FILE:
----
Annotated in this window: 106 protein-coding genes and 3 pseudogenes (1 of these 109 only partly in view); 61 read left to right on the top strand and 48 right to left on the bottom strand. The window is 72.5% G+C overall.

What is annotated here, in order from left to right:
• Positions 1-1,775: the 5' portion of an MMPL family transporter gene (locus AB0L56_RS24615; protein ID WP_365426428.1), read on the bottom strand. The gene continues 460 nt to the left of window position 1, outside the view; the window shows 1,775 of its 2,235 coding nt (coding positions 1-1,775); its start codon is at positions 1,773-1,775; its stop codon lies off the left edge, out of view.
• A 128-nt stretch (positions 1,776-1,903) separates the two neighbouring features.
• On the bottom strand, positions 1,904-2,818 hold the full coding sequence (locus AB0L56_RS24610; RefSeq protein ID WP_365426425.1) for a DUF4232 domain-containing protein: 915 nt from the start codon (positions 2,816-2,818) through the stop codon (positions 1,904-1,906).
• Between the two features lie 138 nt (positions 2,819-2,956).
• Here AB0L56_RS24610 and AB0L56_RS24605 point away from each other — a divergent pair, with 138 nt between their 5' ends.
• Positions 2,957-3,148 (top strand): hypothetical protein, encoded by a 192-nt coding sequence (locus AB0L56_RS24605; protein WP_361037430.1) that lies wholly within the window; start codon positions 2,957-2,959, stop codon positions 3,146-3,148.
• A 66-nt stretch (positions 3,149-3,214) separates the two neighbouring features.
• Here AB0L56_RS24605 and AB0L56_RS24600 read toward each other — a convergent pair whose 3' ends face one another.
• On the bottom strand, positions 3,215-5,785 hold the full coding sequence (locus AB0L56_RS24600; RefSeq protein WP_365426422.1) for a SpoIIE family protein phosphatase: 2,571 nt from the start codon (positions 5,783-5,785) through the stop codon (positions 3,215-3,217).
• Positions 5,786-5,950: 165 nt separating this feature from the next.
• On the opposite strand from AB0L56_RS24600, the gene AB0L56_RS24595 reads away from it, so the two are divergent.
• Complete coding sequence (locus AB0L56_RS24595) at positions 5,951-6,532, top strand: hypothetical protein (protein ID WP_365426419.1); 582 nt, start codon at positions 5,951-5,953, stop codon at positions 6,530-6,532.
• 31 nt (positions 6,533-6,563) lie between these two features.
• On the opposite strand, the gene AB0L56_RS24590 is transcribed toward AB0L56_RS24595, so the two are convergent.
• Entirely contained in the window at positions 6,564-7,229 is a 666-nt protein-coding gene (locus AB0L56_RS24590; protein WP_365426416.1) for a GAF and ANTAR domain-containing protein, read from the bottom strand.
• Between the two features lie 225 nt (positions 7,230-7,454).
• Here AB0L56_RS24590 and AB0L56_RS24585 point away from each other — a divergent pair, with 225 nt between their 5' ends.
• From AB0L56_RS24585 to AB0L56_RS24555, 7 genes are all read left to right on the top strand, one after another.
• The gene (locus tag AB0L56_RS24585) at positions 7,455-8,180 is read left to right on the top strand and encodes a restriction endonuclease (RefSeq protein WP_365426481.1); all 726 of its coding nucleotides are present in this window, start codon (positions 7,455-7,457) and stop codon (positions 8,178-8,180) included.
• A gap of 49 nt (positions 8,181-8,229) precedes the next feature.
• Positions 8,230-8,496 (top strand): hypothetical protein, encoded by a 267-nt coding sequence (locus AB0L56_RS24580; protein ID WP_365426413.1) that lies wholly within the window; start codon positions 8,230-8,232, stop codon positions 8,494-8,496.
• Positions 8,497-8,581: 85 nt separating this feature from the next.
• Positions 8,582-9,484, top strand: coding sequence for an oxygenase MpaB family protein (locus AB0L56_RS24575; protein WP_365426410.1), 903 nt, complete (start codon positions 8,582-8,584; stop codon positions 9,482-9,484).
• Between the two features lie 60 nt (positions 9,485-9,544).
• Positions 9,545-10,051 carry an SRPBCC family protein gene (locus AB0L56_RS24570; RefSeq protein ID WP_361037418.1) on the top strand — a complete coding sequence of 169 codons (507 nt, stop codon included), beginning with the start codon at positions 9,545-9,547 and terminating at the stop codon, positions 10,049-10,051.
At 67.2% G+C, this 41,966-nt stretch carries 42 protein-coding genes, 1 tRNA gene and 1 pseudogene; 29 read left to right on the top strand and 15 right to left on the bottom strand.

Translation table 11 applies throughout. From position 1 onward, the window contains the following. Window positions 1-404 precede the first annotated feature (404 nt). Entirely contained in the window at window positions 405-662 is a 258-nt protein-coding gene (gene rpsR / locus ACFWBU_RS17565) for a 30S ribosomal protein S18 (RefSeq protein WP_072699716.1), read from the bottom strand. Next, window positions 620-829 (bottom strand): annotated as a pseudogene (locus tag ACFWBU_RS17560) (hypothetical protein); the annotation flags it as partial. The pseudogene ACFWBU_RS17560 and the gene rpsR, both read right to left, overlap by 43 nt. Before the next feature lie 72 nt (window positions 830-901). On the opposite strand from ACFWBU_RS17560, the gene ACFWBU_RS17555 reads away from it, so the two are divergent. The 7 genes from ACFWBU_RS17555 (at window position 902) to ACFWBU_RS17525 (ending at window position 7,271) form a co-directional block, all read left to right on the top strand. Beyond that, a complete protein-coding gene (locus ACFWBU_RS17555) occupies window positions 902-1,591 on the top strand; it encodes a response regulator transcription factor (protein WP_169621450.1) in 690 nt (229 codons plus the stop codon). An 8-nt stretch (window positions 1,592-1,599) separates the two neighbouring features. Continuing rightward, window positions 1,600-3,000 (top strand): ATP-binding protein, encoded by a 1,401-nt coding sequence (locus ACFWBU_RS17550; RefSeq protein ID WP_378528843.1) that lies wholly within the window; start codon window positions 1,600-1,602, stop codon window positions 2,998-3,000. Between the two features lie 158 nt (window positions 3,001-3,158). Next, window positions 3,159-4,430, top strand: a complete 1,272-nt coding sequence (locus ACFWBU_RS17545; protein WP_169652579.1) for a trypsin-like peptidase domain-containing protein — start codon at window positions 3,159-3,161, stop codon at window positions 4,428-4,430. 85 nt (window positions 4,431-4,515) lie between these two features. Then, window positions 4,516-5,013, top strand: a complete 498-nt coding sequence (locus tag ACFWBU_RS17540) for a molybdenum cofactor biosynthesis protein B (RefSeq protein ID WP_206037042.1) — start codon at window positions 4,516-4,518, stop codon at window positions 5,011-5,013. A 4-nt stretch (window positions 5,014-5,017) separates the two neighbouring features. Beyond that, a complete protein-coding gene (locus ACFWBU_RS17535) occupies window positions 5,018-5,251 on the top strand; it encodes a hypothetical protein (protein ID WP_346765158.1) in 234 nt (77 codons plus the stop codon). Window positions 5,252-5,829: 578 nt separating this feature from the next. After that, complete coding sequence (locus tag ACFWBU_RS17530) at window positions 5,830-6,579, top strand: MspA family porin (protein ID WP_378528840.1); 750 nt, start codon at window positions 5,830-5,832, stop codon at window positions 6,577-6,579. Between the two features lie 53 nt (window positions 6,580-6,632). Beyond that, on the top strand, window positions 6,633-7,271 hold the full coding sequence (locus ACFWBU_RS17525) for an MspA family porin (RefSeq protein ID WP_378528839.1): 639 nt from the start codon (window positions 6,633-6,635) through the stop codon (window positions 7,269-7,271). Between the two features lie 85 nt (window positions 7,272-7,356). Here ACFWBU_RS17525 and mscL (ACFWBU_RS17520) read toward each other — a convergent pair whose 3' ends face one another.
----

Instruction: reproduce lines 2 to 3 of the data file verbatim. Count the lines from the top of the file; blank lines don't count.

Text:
What is annotated here, in order from left to right:
• Positions 1-1,775: the 5' portion of an MMPL family transporter gene (locus AB0L56_RS24615; protein ID WP_365426428.1), read on the bottom strand. The gene continues 460 nt to the left of window position 1, outside the view; the window shows 1,775 of its 2,235 coding nt (coding positions 1-1,775); its start codon is at positions 1,773-1,775; its stop codon lies off the left edge, out of view.